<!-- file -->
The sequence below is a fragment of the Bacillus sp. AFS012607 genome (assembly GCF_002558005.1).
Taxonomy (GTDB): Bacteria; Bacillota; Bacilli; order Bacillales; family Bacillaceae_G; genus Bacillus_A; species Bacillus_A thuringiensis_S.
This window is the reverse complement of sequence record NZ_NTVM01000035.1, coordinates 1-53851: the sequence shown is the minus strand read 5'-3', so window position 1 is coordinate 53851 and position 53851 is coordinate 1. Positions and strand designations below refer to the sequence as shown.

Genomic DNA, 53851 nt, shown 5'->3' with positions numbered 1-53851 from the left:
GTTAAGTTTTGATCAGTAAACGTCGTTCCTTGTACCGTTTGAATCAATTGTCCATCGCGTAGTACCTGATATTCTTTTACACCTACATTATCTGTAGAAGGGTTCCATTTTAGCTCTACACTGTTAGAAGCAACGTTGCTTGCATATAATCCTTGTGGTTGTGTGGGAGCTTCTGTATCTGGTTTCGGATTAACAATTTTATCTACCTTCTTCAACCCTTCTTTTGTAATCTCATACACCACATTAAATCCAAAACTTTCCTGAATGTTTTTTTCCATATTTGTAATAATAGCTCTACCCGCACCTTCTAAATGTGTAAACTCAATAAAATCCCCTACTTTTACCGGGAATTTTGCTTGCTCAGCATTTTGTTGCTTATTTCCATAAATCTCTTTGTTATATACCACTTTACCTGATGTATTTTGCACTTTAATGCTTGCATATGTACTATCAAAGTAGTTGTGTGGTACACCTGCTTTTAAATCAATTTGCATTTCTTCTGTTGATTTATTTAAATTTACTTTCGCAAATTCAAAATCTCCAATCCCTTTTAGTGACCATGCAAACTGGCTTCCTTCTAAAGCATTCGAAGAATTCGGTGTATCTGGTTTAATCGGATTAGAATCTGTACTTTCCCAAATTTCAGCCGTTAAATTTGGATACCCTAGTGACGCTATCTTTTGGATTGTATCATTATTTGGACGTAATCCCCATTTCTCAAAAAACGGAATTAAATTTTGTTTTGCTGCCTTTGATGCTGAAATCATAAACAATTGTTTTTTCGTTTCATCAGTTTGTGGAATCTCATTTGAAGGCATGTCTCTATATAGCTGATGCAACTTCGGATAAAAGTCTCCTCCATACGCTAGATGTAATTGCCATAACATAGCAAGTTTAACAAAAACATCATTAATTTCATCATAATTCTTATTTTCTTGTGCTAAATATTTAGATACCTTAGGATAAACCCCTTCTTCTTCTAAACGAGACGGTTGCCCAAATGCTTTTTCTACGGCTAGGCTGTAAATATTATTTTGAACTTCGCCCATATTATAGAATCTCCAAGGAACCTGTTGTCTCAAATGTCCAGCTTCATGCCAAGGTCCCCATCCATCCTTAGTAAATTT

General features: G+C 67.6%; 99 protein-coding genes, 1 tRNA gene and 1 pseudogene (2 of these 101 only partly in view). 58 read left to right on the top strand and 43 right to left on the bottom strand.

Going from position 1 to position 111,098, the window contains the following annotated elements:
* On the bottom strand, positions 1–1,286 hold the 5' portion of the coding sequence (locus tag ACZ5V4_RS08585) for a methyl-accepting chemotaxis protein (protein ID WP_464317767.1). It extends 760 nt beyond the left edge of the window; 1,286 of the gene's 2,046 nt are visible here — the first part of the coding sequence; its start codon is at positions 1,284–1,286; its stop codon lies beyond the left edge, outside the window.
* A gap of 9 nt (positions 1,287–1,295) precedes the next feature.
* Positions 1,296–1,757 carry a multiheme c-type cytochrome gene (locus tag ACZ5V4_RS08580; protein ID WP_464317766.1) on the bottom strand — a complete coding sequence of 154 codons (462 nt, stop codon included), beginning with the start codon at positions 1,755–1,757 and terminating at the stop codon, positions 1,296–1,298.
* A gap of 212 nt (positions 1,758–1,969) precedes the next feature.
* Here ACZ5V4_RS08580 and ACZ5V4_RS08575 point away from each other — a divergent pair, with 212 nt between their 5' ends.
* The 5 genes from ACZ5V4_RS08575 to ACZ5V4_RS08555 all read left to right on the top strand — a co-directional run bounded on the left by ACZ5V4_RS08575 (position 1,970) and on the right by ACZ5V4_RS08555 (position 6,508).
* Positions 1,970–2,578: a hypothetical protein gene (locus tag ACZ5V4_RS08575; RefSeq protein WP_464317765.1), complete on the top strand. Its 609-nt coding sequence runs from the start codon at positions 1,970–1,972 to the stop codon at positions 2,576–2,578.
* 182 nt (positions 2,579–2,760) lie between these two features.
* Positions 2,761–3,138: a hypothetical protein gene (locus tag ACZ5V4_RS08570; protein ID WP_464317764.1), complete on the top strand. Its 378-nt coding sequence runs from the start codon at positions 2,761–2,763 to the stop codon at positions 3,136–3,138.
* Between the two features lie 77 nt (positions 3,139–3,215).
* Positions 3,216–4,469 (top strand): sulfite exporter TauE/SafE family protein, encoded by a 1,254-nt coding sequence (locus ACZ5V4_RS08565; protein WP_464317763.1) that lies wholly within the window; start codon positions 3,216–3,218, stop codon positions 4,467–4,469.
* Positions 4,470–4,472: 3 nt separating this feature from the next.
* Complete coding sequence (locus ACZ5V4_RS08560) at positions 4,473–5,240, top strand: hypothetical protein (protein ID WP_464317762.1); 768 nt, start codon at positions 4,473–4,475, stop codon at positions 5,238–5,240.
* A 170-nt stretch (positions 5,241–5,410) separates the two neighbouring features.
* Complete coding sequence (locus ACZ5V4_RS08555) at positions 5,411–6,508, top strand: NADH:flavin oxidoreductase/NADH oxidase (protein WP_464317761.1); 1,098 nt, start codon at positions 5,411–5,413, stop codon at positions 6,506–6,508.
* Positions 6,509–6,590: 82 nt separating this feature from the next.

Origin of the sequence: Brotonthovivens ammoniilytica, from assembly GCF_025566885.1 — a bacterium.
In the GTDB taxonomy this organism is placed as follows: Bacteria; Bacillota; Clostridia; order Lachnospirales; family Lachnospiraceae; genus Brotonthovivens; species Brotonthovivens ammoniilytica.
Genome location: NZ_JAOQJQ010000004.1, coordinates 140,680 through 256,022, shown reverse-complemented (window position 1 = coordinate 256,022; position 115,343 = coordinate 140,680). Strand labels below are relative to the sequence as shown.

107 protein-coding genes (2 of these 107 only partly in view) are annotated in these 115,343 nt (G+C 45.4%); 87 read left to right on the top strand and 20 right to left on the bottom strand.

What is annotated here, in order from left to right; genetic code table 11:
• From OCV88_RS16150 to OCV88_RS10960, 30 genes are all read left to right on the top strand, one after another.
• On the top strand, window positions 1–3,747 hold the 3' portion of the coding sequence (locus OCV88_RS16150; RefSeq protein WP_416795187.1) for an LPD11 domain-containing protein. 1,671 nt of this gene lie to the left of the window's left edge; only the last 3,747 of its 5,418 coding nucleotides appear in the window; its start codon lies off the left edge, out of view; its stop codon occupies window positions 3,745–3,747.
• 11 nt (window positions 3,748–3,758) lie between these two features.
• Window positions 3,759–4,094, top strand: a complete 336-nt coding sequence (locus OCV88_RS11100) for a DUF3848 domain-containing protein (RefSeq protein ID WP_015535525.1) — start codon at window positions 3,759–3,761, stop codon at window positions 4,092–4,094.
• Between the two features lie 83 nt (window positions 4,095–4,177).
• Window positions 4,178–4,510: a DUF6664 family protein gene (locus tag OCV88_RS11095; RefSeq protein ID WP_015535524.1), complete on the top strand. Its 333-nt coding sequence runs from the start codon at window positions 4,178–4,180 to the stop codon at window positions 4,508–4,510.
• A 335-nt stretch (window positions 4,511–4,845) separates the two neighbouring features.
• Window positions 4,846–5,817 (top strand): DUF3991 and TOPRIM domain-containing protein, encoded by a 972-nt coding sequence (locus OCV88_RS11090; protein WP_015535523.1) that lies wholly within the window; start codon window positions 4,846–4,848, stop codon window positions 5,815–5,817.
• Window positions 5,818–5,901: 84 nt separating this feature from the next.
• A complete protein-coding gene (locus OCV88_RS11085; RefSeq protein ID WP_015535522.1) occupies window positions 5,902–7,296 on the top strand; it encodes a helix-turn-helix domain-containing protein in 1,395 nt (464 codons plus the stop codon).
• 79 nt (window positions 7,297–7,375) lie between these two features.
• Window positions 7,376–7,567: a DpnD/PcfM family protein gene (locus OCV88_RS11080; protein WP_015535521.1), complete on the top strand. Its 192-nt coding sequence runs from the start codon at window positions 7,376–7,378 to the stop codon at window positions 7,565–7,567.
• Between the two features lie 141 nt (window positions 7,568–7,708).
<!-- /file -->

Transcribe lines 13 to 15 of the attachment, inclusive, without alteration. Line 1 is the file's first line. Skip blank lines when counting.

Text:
* The 5 genes from ACZ5V4_RS08575 to ACZ5V4_RS08555 all read left to right on the top strand — a co-directional run bounded on the left by ACZ5V4_RS08575 (position 1,970) and on the right by ACZ5V4_RS08555 (position 6,508).
* Positions 1,970–2,578: a hypothetical protein gene (locus tag ACZ5V4_RS08575; RefSeq protein WP_464317765.1), complete on the top strand. Its 609-nt coding sequence runs from the start codon at positions 1,970–1,972 to the stop codon at positions 2,576–2,578.
* 182 nt (positions 2,579–2,760) lie between these two features.